‘WAKE UP, WORLD PARENTS. UP. Your children are growing up in a world where you are not welcome. And they have figured out way to keep you out.’ A social media warning from a middle school teacher

“Working in a Junior High is a fascinating experience. I witness these small folks at their most complex and emotional junctures in life. I teach them science, but I also try to include some life lessons and mentoring when I have the opportunity. But it won’t work if I’m not willing to listen to and comprehend their concerns and situations. I’ve recently been concerned about their mental health, bullying, and use of social media.

‘What my parents don’t know about social media is…’ I asked three of my classes to finish this statement today.

You’re the ones. The responses were TERRIFYING. Heartbreaking. Depressing. I gave 85 ninth-graders (aged 14-15) the task of completing the statement. FIVE people stated they don’t use social media. Five. The 85 children have an average academic grade of ‘A,’ indicating that they are ‘excellent kids.’ The following are some common confessions made by the 80 kids who have social media profiles.

I’ve been a teacher for ten years. A few students had Nokia and Motorola flip phones when I started in 2004. As teachers, our main concern was whether or not the students were texting during assessments.

My husband is a Behavioral health doctor, and I’ve often discussed the rising usage of social media in the classroom with him. It appeared to be relatively harmless for the first several years. However, it gradually evolved into a tool for youngsters to do what they’ve always done. Bullies have always existed, as have promiscuous teenagers and those on the periphery who dabble with narcotics.

On the other hand, social media quickly became a venue for all of this. What used to be done quietly after school is now happening before, during, and after school, as well as in the middle of the night, and it’s being aired to a public that doesn’t realize the long-term effects. We have an 11-year-old in our family, and I’ve debated how much technology he should be allowed in his life.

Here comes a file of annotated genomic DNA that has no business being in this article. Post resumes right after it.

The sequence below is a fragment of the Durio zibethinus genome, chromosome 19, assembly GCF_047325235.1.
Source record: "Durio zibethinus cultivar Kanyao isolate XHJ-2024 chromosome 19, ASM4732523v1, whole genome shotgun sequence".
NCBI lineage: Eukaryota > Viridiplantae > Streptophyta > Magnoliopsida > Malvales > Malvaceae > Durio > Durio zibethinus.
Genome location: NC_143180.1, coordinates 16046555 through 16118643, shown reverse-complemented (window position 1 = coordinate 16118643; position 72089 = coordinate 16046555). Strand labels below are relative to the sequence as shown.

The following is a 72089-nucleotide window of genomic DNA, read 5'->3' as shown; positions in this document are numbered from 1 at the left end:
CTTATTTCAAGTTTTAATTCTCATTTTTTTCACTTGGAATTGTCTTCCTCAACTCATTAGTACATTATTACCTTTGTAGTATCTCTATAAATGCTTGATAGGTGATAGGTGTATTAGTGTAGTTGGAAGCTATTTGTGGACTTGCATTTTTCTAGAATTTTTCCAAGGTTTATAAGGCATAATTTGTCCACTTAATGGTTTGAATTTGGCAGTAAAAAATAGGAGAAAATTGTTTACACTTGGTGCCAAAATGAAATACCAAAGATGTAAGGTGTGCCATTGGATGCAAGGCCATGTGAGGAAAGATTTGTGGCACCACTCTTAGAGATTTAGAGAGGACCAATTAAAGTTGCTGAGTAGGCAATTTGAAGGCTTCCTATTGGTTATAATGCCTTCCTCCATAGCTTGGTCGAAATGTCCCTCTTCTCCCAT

I thought it would be fun to ask the teenagers in my class what they thought about placing social media in my child’s hands. I promised them entire anonymity if they would continue the statement, ‘What my parents don’t know about social media is…’ I wanted them to tell me the truth, so I promised them complete anonymity if they would finish the sentence, ‘What my parents don’t know about social media is…’ I didn’t expect them to be so forthright.

Around 70 of the 85 youngsters who responded said they kept social media hidden from their parents. It broke my heart. I decided to share the material because this generation is on the verge of a catastrophic mental-health disaster. They are carrying these big secrets that come with strong feelings, but they aren’t learning how to express those emotions or get things off their chests.

Pinterest, Snapchat, Instagram, and Facebook Messenger were all introduced to students in the classroom. I’ve noticed a direct link between the children’s happiness in my classes and the advancement of technology.

After reading their comments, I came left with two central ideas:

1) This problem cannot be solved by adding additional technology to the equation. We have to give them credit and acknowledge that they are extraordinarily astute when it comes to social media.

2) There will be no more discussion of the hazards of social media. Begin speaking. Period. These children are looking for outlets for their emotions…for individuals who will not criticize them when they make errors. We need to put down our phones for long enough to create face-to-face interactions with our children, so they don’t have to rely on peers and strangers for affirmation.

WORLD PARENTS, WAKE UP. UP. Your children are part of a world in which you are not welcome. They’re also skilled at keeping you out. A smartphone isn’t necessary for your teen.

These adolescent individuals are my absolute favorites. It’s all too simple to criticize the kids, parents, and myself. Let’s use this opportunity to model excellent digital citizenship for my pupils. Kindness is the key. Consider others. I’ll be meeting with my school, community, and area therapists in the following days to learn more about how we can assist.”

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